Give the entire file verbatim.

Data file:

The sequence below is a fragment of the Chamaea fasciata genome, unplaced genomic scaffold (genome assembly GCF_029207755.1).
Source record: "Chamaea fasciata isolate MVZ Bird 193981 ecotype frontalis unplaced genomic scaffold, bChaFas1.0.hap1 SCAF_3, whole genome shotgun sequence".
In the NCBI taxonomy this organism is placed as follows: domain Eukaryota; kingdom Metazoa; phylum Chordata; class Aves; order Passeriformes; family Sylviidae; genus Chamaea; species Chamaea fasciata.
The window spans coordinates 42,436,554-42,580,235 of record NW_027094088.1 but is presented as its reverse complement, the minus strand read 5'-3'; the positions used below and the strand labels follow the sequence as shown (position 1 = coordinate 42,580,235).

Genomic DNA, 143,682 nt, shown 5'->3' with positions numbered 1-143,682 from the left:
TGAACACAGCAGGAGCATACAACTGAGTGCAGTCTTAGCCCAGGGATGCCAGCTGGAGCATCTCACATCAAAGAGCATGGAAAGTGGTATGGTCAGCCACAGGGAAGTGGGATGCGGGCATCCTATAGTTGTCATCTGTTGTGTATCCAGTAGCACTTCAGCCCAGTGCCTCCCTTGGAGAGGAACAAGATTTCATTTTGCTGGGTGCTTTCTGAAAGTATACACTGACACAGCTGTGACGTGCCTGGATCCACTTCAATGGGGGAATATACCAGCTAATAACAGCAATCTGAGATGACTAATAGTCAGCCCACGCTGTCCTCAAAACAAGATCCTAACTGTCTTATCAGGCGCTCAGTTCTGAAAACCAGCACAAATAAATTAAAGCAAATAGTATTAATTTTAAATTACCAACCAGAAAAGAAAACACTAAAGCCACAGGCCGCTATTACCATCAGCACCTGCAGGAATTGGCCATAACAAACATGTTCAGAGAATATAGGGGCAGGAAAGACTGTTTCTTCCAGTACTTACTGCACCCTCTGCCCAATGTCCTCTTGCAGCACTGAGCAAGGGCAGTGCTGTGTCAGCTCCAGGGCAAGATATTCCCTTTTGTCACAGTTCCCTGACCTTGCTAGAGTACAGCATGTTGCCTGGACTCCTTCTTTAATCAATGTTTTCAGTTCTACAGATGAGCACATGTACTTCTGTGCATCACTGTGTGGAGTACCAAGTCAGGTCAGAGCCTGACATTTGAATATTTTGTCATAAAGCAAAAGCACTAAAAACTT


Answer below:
The sequence below is a fragment of the Chamaea fasciata genome, unplaced genomic scaffold (genome assembly GCF_029207755.1).
Source record: "Chamaea fasciata isolate MVZ Bird 193981 ecotype frontalis unplaced genomic scaffold, bChaFas1.0.hap1 SCAF_3, whole genome shotgun sequence".
In the NCBI taxonomy this organism is placed as follows: domain Eukaryota; kingdom Metazoa; phylum Chordata; class Aves; order Passeriformes; family Sylviidae; genus Chamaea; species Chamaea fasciata.
The window spans coordinates 42,436,554-42,580,235 of record NW_027094088.1 but is presented as its reverse complement, the minus strand read 5'-3'; the positions used below and the strand labels follow the sequence as shown (position 1 = coordinate 42,580,235).

Genomic DNA, 143,682 nt, shown 5'->3' with positions numbered 1-143,682 from the left:
TGAACACAGCAGGAGCATACAACTGAGTGCAGTCTTAGCCCAGGGATGCCAGCTGGAGCATCTCACATCAAAGAGCATGGAAAGTGGTATGGTCAGCCACAGGGAAGTGGGATGCGGGCATCCTATAGTTGTCATCTGTTGTGTATCCAGTAGCACTTCAGCCCAGTGCCTCCCTTGGAGAGGAACAAGATTTCATTTTGCTGGGTGCTTTCTGAAAGTATACACTGACACAGCTGTGACGTGCCTGGATCCACTTCAATGGGGGAATATACCAGCTAATAACAGCAATCTGAGATGACTAATAGTCAGCCCACGCTGTCCTCAAAACAAGATCCTAACTGTCTTATCAGGCGCTCAGTTCTGAAAACCAGCACAAATAAATTAAAGCAAATAGTATTAATTTTAAATTACCAACCAGAAAAGAAAACACTAAAGCCACAGGCCGCTATTACCATCAGCACCTGCAGGAATTGGCCATAACAAACATGTTCAGAGAATATAGGGGCAGGAAAGACTGTTTCTTCCAGTACTTACTGCACCCTCTGCCCAATGTCCTCTTGCAGCACTGAGCAAGGGCAGTGCTGTGTCAGCTCCAGGGCAAGATATTCCCTTTTGTCACAGTTCCCTGACCTTGCTAGAGTACAGCATGTTGCCTGGACTCCTTCTTTAATCAATGTTTTCAGTTCTACAGATGAGCACATGTACTTCTGTGCATCACTGTGTGGAGTACCAAGTCAGGTCAGAGCCTGACATTTGAATATTTTGTCATAAAGCAAAAGCACTAAAAACTT